Saturday, December 20, 2008

Speedy green beans


Who would have thought growing beans could be turned into a sport, but this week I've discovered the pleasures of bean racing. Perhaps it's not as noisy or as fast as the Indy 500, nor as gruelling and sweaty as an Olympic marathon, but at least bean racing is an honest competition, free of doping scandals – and the winner gets to make babies!

These are not my racing beans, but these climbing beans have inspired me to try growing smaller, dwarf beans, and they're my racing beans. I'll show you them in a moment. However, I have become very fond of humble bean flowers and the way the beans themselves form on plants, so I thought I'd start with a pretty photo of yet another baby bean coming into this world.

This is where the baby beans are coming from, my tower of climbing beans, but it has proved to be only a partial success. Yes, we're getting quite a good crop of 'Blue Lake' beans off these plants, but the (hidden) cutesy willow wigwam underneath all the leaves is at least one foot too short for the plants, and I suspect it's actually two feet too short. So there's a colossal snarl of climbing bean shoots at the top clinging to each other in a fairly sad and desperate manner. So I thought I'd also try growing some dwarf beans in a pot as well this summer and see how they go. They might suit my tiny garden better. And that's when I discovered bean racing.

I had a spare pot about 35cm high and wide, so I popped in three dwarf bush bean seeds and waited to see which one would do best. After a week of waiting, this is what I saw last Saturday, December 13. The rear bean streaking away, the left bean barely awake, and the right bean nowhere to be seen.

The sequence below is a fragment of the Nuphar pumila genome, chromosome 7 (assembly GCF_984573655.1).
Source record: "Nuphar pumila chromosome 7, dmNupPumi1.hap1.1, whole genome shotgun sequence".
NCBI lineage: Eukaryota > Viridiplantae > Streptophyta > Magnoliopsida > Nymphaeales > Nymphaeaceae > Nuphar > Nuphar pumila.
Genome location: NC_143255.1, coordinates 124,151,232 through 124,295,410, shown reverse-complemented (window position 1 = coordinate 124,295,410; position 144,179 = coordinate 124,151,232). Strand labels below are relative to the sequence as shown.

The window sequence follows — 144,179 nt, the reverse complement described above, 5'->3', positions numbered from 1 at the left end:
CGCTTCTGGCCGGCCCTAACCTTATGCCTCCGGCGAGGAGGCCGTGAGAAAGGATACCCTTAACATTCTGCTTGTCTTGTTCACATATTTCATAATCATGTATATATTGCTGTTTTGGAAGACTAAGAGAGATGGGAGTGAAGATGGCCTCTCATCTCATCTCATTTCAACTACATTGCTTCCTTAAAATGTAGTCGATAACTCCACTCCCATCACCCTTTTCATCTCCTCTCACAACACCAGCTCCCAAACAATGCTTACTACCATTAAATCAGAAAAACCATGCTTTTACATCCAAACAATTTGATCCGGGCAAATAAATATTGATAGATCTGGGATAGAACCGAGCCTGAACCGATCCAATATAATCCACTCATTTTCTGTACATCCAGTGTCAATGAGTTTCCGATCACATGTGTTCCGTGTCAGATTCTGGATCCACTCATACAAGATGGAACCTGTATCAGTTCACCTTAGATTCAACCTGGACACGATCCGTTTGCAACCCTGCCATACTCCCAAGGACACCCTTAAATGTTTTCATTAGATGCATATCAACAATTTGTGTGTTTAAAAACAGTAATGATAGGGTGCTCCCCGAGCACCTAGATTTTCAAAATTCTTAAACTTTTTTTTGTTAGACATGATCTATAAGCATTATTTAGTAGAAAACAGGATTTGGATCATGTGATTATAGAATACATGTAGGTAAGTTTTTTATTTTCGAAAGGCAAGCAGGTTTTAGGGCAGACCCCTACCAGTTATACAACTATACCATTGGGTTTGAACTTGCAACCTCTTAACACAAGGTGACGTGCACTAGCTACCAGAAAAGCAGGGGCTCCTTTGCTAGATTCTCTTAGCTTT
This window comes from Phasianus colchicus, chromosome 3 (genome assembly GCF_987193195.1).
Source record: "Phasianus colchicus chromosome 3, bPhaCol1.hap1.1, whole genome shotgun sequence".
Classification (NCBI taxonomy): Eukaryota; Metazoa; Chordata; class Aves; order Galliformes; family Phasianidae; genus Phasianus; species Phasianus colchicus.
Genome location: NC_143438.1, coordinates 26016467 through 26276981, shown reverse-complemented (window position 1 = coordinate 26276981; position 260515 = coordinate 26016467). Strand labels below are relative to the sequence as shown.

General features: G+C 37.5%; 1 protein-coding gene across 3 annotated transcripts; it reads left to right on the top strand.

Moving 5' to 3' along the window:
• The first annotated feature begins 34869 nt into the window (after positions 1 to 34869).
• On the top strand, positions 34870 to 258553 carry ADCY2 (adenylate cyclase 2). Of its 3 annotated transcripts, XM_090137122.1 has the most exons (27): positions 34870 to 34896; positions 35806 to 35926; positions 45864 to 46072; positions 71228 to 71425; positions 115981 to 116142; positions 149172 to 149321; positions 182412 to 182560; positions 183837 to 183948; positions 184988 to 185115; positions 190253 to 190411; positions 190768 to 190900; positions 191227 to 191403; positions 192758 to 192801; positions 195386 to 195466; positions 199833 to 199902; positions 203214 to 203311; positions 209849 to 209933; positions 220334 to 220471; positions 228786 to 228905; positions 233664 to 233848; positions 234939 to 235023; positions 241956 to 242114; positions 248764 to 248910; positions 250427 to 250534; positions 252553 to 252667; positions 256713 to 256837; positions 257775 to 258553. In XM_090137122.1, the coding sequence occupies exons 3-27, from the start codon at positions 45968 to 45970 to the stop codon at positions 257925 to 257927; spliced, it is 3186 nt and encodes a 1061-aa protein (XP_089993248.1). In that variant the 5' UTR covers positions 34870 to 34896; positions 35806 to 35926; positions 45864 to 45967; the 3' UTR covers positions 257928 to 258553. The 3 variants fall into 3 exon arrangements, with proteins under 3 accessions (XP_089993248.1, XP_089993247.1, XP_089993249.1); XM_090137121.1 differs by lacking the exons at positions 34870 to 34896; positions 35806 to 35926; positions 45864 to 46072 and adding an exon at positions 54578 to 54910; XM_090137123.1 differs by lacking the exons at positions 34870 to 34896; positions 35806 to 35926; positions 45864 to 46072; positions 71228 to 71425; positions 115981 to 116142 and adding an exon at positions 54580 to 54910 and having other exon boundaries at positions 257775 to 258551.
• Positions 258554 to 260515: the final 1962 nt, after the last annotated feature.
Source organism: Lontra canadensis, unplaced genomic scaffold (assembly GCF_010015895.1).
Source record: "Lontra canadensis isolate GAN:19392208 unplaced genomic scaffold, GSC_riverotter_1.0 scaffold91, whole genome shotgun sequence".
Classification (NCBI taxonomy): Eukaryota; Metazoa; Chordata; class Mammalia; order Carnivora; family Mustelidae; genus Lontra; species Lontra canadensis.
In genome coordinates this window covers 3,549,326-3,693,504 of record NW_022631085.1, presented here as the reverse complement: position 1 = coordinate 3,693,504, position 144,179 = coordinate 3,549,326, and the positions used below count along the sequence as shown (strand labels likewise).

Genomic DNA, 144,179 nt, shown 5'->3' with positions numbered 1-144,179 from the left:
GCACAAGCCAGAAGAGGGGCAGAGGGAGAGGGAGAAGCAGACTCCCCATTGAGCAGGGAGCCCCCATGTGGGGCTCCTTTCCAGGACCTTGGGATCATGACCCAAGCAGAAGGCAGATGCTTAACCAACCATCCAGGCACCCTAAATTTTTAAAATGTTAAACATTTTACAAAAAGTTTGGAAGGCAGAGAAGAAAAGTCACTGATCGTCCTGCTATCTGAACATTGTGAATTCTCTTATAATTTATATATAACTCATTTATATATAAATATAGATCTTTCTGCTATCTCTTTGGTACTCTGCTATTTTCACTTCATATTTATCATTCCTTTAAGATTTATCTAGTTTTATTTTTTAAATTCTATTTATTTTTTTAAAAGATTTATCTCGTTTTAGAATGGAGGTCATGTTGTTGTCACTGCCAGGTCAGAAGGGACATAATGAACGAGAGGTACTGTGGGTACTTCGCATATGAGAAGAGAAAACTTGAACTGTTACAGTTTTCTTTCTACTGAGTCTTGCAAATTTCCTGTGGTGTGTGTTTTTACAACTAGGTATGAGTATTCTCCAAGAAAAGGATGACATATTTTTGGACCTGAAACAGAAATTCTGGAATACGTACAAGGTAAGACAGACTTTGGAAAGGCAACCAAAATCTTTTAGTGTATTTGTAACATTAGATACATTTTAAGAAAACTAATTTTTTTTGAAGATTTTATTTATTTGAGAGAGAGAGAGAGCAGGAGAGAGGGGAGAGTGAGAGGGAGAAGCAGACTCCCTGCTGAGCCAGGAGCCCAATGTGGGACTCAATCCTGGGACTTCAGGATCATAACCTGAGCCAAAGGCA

By Sunday, the right bean has finally made an appearance, but it seems too far behind already. The back bean is in front but lefty is catching up.

By Monday the right bean is nigh-on out of the running, but there's a chance that left bean could either do something spectacular and catch up with back bean, or a snail, cat, cockatoo or some other third party representing the Wild Kingdom could intervene in an untimely yet fateful way and nobble back bean's early lead.

Fast forward to Thursday and it's still a contest. Beans grow fast, don't they?

Saturday morning, December 20, Bean Finishing Line Day. I felt like awarding the prize to left bean purely because of the way it tirelessly made a contest of things all week (Aussies always support the underdog in any contest). But back bean was bigger and faster, and so...

Ladies and gentlemen, we have our winner, clearly the strongest of the three beans and hopefully also the best cropper, too. Time will tell.

I'm not sure whether the dwarf bean will be as attractive a plant as the climber, but I presume it will produce some equally fascinating flowers. These climbing bean flowers are perhaps not quite as pretty as the white flowers tinted with black streaks which you find on broad bean plants, but they're well worth admiring up close all the same.